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You will not be surprised to hear that the events in Japan have changed my view of nuclear power. You will be surprised to hear how they have changed it. As a result of the disaster at Fukushima, I am no longer nuclear-neutral. I now support the technology.
A crappy old plant with inadequate safety features was hit by a monster earthquake and a vast tsunami. The electricity supply failed, knocking out the cooling system. The reactors began to explode and melt down. The disaster exposed a familiar legacy of poor design and corner-cutting. Yet, as far as we know, no one has yet received a lethal dose of radiation.
Some greens have wildly exaggerated the dangers of radioactive pollution. For a clearer view, look at the graphic published by xkcd.com. It shows that the average total dose from the Three Mile Island disaster for someone living within 10 miles of the plant was one 625th of the maximum yearly amount permitted for US radiation workers. This, in turn, is half of the lowest one-year dose clearly linked to an increased cancer risk, which, in its turn, is one 80th of an invariably fatal exposure. I'm not proposing complacency here. I am proposing perspective.
reply to post by SirMike
even the worst case scenario, a near cosmic alignment of cataclysmic events, has not an most likely will not produce any fatalities from radiation.
Originally posted by Hundroid
Maybe not in the immediate, but Chernobyl consequences are lethal still today (leukemia, other forms of cancer) after more than twenty years. To die directly from radiations (by means of lesions to internal organs) you must be very close to fissile materials.
Originally posted by backinblack
reply to post by SirMike
Why are they not quoting radiation levels in Japan?
Are they not stopping exports of some foods from the area and also stating the waters off the coast are contaminated?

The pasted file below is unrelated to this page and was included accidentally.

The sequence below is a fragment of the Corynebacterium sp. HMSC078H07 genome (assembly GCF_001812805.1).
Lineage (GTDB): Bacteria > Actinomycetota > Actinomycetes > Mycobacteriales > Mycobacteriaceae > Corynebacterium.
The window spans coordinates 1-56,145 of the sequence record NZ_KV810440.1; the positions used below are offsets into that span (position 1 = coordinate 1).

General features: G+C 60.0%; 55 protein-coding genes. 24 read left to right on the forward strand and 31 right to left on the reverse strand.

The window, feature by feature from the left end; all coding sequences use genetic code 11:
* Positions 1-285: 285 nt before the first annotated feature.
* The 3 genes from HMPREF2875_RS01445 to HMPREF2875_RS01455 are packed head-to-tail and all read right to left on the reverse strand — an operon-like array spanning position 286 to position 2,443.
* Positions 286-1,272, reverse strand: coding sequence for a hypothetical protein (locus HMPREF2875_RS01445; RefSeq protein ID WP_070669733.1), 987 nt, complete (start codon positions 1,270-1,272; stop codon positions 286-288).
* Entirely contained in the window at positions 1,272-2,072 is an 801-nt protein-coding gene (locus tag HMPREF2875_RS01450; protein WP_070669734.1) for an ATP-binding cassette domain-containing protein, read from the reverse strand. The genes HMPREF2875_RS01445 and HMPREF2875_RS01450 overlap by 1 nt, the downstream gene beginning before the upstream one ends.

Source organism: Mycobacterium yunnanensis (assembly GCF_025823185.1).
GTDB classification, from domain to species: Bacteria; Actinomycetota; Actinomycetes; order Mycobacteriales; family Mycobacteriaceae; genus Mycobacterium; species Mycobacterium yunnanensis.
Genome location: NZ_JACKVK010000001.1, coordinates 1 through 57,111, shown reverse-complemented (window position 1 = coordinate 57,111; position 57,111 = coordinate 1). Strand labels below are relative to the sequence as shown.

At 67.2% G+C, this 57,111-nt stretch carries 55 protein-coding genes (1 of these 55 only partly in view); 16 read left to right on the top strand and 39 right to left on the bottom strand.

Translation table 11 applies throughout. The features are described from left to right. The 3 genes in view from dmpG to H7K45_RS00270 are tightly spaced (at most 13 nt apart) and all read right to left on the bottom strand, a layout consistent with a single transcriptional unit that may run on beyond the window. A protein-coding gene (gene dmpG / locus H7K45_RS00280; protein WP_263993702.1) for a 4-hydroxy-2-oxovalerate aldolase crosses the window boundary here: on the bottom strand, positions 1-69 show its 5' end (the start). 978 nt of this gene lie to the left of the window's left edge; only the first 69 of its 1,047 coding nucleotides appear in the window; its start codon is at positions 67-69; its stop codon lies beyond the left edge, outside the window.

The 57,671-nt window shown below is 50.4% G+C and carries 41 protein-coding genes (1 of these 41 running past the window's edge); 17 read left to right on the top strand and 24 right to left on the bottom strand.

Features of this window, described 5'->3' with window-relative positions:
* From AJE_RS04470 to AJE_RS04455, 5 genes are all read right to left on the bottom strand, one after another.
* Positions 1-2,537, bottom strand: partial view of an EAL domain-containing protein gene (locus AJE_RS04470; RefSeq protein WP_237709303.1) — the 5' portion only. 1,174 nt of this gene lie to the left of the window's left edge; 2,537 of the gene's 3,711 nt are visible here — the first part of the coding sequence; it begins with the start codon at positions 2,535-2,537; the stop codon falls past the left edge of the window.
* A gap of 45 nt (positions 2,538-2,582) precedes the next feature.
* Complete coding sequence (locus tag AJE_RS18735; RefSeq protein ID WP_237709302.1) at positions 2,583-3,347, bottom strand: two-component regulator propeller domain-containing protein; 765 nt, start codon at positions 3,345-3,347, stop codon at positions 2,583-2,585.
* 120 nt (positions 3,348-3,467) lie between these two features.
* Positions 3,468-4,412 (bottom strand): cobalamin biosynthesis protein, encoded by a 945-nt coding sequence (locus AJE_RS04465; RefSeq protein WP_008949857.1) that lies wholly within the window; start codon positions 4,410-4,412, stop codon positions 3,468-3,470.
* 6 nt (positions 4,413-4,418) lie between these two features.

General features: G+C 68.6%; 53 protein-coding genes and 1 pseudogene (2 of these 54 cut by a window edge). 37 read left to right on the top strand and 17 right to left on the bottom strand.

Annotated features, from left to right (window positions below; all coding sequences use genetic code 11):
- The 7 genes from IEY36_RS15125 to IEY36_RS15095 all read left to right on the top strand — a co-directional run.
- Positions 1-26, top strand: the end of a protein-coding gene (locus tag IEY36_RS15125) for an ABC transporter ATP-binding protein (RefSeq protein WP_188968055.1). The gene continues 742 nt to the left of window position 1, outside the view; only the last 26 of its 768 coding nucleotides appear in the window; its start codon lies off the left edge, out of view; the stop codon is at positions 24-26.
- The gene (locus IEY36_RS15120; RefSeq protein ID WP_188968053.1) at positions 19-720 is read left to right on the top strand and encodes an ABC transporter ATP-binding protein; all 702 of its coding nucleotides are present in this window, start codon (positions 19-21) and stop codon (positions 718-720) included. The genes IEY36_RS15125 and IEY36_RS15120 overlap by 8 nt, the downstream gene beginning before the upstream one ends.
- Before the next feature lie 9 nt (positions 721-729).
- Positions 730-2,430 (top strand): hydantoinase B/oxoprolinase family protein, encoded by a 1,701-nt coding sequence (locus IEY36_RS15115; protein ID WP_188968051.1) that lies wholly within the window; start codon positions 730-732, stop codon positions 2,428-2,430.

Why start with Japan then quote figures from Three Mile ??
Caracappa calculated for me the implications of eating the most radioactive sample of the vegetable reported so far — a bunch of spinach grown in the open air near Hitachi, a Japanese city about 70 miles south of the Fukushima power plant. Japanese authorities reported over the weekend that 2.2 pounds of this particular spinach sample contained 54,000 becquerels of radioactive iodine-131. (A becquerel is a measure of radioactivity.)
That spinach reading is by far the highest reported so far.
It takes a million becquerels to reach a nuclear plant worker's annual limit of radioactivity — and remember, that's not enough to do any measurable harm, in the short or long term.
Caracappa figures someone would need to eat 41 pounds of that Hitachi spinach to reach the nuclear power plant worker's annual exposure limit. "That's a significant amount of spinach," he allows.
But what about cancer? That's probably what most people worry about when they hear about radioactivity in food. Well, it takes 20 million becquerels to yield a Sievert's worth of exposure; remember, that's what it takes to increase a lifetime cancer risk by 4 percent.
That translates to 820 pounds of spinach – more than two pounds a day for a year.
...Japan may be on the verge of spewing more radioactive material because water was gone from a storage pool for spent nuclear fuel rods. The troubles at several of the plant‘s reactors were set off when last week’s earthquake and tsunami knocked out power and ruined backup generators needed for their cooling systems.... www.theblaze.com...
...June 29, 2009
The bill included an amendment proposed by the Congressman to require the Secretary of Energy to study how Thorium, a nuclear element, can be used to address our energy needs. The Congressman believes that nuclear energy needs to be part of our mid-term energy policy to increase domestic energy production and reduce our emissions. In addition, he understands that we must overcome nuclear waste issues. Under the amendment, Thorium could be used with or as a substitute for Uranium in nuclear reactors. Thorium-powered nuclear reactors have the potential to be more efficient and produce less than 1 percent of the waste of today’s Uranium nuclear reactors, while emitting no greenhouse gases.
Using Thorium reactors do not breed plutonium, and can, in fact, be designed to “burn” plutonium into non-weapons grade material and, thus, decrease weapons proliferation. Additionally, Thorium nuclear reactors can help eliminate spent Uranium.
HYPERION POWER COMPLETES FIRST FORMAL MEETING WITH U.S. NRC.